With its ever growing involvement in the nation’s health care system, heath care fraud investigations have become a growing priority for the federal government. Using sophisticated computer data analysis, and working in conjunction with multi-agency task forces and private insurance providers, federal investigators can identify and target atypical billing spikes for closer investigation.


Federal health care fraud prosecutions can range from relatively small amounts in the hundreds of thousands to large, complex cases involving hundreds of millions. The FBI has announced that, through its Medicare Fraud Task Force, it will continue to dedicate a significant amount of “expert resources” to health care fraud investigations.


Common Medicare fraud schemes are:

• Hospice care centers overbilling for patient stays and medical care.
• Rehabilitation centers systematically inflating rehabilitation bills.
• Durable medical equipment fraud.
• Nursing home overbilling of staff time and patient care.
• Assisted living center fraud.
• Medical coding fraud: alteration of medical codes for different procedures and diagnosis.
• Ambulance service fraud: billing for rides not authorized by Medicare.


This is an example of a real case of health care fraud. It is based on the case of Y. Sosa and A. Leon—both of whom were convicted on one count of conspiracy to commit health care fraud; eight counts of health care fraud; one count of conspiracy to pay healthcare kickbacks; and three counts of paying kickbacks in connection with a health care program. The offenses allegedly occurred in the Western District of Florida in 2011 and the two men were convicted in 2012. Sosa was sentenced to 102 month in the federal penitentiary.


In 2002, Leon incorporated Discovery Therapy, Inc. Nine years later he opened a J.P. Morgan Chase bank account for the company. He then hired DNA Billing to prepare Medicare claims for Discovery. That same year (2011) Discovery applied for, and eventually became, an authorized provider of Medicare Part C services through Blue Cross Blue Shield (BCBS) which administers the Medicare Part program.


Once it became a licensed Medicare Part C provider, Discovery listed itself as a “convenient care center.” Such clinics are designed to deal with minor illnesses, injections, and physical therapy. Leon arranged with BCBS that all Medicare payments would be directly deposited into its J.P. Morgan Chase account.


Shortly after he began submitting Medicare payment claims to BSBS, Leon put Sosa’s name on the J.P. Morgan Chase account because Sosa had invested $10,000 in Discovery, which entitled him to a partnership in the company.


The Morgan Chase account had substantial assets. Sosa and Leon each withdrew $119,000 from the account. $30,000 of Sosa’s withdrawals were checks written to a company he created but never opened—Y&R Medical Center Group. The remaining $89,000 was distributed directly to Sosa.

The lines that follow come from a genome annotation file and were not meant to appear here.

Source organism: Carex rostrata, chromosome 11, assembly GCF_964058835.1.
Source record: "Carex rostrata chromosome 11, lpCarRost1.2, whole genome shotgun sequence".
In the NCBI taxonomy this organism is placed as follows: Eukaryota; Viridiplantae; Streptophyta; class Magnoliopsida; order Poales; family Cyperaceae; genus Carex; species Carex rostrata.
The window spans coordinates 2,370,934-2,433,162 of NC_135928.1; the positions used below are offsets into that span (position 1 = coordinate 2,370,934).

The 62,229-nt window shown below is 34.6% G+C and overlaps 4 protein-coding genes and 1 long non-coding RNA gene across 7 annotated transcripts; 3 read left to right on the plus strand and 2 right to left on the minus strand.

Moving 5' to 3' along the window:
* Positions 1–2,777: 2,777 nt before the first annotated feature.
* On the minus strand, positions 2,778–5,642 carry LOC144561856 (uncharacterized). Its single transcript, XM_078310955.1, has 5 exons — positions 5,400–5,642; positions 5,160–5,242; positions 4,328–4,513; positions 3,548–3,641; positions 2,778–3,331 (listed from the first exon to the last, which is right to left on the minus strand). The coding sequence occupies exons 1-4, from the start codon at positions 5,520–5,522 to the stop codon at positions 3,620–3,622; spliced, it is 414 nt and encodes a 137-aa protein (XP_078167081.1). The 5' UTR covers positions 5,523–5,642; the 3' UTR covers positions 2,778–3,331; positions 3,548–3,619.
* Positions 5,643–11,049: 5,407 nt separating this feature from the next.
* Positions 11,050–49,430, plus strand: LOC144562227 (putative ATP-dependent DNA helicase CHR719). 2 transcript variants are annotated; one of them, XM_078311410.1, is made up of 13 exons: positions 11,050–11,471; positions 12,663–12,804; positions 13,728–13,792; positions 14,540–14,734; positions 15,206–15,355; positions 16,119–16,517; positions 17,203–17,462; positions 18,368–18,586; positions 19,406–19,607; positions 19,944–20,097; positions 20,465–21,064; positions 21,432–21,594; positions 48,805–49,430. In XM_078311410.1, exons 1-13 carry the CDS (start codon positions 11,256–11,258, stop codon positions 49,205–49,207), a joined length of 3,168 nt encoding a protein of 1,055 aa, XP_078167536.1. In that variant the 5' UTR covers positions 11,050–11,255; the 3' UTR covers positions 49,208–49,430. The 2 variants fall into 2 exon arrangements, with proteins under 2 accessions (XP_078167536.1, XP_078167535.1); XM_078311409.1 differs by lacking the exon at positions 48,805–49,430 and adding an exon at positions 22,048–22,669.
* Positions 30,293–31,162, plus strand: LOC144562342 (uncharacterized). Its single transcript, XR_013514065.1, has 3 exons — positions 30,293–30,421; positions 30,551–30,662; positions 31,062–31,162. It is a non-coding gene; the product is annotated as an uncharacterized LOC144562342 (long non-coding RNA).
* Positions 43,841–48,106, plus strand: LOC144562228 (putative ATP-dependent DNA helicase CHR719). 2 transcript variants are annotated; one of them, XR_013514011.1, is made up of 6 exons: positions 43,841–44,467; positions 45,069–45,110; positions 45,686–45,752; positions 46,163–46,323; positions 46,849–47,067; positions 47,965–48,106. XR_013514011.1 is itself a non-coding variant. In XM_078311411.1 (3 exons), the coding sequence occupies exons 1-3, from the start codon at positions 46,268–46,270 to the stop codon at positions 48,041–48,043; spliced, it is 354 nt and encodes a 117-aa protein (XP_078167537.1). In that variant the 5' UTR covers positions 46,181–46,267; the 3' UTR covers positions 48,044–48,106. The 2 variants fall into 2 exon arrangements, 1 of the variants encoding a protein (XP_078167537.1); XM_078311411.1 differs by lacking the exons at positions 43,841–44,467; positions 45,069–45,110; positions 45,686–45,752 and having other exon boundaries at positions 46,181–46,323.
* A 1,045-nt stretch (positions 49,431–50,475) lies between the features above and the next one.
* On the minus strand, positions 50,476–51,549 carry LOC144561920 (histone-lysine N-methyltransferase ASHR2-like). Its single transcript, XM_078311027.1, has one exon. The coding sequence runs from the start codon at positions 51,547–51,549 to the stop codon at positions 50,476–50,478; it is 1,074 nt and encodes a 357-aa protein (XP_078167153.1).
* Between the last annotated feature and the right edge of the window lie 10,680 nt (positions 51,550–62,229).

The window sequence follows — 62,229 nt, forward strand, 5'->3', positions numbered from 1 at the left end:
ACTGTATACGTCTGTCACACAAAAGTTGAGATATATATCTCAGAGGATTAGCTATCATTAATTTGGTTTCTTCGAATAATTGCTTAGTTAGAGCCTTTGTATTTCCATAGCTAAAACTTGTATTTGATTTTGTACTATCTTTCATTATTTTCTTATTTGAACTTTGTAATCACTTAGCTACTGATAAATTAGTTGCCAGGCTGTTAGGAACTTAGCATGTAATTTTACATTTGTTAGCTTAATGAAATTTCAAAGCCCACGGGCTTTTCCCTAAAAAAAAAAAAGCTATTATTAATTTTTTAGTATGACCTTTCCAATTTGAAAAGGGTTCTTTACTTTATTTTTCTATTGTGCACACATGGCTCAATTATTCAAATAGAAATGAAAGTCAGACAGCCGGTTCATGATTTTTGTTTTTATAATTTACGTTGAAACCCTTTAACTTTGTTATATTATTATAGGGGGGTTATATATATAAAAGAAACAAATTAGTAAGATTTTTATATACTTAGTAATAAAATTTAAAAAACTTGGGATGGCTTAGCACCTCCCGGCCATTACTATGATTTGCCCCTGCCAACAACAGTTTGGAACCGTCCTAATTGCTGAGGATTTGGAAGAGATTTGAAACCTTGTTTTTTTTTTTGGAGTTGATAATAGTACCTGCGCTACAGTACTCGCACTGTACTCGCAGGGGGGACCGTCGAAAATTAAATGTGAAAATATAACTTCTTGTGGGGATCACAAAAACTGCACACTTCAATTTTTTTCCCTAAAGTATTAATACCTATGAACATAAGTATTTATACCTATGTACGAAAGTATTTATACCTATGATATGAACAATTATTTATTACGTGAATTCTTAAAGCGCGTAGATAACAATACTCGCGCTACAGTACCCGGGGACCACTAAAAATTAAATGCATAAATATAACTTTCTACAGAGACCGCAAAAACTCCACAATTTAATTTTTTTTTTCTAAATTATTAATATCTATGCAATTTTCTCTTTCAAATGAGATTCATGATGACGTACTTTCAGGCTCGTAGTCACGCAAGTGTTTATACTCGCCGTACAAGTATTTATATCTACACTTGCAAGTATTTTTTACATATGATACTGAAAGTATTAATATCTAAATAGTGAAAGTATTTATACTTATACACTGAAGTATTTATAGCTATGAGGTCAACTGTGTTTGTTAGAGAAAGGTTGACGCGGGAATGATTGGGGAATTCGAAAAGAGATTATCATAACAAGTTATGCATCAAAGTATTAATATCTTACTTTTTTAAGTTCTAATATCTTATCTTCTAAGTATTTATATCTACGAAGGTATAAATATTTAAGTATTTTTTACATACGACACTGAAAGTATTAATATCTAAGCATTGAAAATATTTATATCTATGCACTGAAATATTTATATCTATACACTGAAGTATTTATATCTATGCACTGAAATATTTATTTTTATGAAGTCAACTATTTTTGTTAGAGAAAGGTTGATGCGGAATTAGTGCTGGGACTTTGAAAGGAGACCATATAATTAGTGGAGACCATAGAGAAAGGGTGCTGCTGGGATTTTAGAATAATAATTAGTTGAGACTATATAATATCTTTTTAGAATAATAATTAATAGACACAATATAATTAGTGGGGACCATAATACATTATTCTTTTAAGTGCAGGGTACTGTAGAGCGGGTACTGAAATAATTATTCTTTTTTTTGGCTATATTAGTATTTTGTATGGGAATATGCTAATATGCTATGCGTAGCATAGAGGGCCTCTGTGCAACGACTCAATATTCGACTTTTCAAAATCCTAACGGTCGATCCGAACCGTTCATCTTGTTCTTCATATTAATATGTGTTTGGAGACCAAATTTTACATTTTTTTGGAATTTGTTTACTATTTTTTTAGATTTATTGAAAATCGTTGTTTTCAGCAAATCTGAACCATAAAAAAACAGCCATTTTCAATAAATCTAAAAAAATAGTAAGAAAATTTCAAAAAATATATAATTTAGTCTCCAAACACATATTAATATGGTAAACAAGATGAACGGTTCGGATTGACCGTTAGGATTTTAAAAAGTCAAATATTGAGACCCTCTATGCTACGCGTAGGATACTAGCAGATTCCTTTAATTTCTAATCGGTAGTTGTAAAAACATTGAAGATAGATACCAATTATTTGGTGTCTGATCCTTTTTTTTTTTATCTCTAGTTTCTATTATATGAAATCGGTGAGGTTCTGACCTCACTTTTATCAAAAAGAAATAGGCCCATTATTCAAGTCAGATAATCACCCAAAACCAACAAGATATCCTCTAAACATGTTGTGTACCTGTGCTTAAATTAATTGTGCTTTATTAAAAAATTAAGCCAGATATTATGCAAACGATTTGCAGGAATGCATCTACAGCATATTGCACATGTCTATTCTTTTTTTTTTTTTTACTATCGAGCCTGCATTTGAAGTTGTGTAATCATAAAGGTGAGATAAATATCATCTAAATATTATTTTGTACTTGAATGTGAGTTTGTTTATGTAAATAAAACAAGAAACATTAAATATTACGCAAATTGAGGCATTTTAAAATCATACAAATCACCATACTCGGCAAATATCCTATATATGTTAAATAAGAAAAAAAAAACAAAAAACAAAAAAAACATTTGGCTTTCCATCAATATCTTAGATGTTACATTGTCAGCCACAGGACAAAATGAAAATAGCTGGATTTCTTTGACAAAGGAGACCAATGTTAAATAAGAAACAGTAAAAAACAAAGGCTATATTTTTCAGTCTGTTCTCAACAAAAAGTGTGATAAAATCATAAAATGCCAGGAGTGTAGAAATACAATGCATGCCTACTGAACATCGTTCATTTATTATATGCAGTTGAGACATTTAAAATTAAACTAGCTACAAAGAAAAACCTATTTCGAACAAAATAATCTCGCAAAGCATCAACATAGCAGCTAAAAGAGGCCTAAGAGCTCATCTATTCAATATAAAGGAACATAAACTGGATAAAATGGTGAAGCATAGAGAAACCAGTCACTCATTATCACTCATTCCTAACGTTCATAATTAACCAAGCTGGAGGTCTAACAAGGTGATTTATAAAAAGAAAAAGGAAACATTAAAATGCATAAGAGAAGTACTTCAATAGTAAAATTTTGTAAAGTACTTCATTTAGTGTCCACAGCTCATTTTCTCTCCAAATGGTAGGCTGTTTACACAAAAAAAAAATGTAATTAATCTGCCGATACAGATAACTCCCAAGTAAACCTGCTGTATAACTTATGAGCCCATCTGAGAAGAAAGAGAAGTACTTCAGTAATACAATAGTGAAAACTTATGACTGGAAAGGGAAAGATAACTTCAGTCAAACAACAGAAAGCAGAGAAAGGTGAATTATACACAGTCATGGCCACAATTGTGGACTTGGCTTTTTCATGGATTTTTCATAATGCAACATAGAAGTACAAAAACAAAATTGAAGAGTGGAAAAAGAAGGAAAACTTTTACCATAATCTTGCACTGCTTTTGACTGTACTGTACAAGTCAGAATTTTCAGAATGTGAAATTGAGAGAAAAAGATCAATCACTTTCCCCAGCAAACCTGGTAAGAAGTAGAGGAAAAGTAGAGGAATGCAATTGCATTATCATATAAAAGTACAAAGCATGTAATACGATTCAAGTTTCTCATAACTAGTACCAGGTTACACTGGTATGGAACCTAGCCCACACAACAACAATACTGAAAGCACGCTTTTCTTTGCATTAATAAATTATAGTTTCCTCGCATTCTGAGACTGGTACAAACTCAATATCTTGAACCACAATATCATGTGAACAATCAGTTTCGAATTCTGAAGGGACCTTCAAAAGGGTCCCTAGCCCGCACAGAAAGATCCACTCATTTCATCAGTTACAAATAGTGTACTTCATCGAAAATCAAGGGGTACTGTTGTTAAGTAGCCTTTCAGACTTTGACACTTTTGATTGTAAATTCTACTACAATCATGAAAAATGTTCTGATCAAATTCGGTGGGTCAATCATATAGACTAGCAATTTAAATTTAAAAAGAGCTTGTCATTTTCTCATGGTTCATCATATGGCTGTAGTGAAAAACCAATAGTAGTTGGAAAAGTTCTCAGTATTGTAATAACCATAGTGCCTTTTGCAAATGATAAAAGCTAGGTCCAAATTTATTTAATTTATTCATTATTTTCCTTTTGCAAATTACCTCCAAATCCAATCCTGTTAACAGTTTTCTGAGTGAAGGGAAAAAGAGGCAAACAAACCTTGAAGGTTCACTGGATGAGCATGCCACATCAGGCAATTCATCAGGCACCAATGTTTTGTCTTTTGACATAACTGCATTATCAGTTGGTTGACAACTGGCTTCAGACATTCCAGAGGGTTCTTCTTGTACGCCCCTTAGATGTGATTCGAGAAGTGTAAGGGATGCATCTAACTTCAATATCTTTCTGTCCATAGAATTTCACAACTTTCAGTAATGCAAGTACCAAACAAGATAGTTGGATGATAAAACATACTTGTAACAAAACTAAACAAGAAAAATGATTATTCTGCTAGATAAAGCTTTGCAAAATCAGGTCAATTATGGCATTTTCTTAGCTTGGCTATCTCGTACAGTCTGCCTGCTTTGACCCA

Over a three-month period during the summer of 2011, Discovery had 12 Medicare Part C patients who were ostensibly given pharmaceutical injections and infusions. The fraud commenced with these patients who did not receive any injections or infusions. Discovery hired Migel Milian Martinez to recruit patients to seek medical services at the clinic. Martinez targeted individuals who were either HIV-positive or suffering from AIDS. These patients would receive vitamin shots or protein injections as treatment while Discovery submitted to Medicare claims that they had received dosages of expensive drugs, typically octreotide depot. It would later be established that not only did these patients not receive this drug, Discovery had never even purchased octreotide depot.


Discovery compensated the patients with $450 to $500 a week in cash payments. For example, Discovery submitted 12 ostreotide depot claims for one patient, Edward Caldero. The clinic actually claimed three injections of the drug on two separate days in July 2011. Caldero never received a single ostreotide depot. What he did receive were Vitamin C or Vitamin B-12 injections. In sum, Discovery billed Medicare $143,450.65 for Caldero’s “treatment” and received $90,701.20 from BCBS for that purported treatment.


Martinez received $43,000 over a three-month period for recruiting Caldero and other patients for Discovery. Sosa admitted that he knew Martinez and that he was paid to bring patients to the clinic. Sosa, however, said that money was for transporting patients to the clinic, not for recruiting them.


BCBS became suspicious in August 2011 that something was amiss when its auditing system detected that Discovery had submitted claims for patients receiving octreotide depot on consecutive days. The drug has a long-acting effect, taking as long as a month to be absorbed in large muscles. BSBS’s own policy did not permit a patient to receive the drug more than once over a four-week period. BCBS immediately moved to halt processing Discovery’s Medicare claims. By then, however, discovery had already billed BCBS for $1,244,088.13 in claims for its 12 patients. An ensuing audit, and search, of Discovery’s premises revealed enough evidence for the Government to seek, and secure, a 15-count indictment against Leon and Sosa.


On February 2, 2015, the Eleventh Circuit Court of Appeals upheld Sosa’s conviction.


While the decision to indict was mundane, the Government’s response to the fraud scheme demonstrates just how serious the Government takes fraud in the nation’s health care system.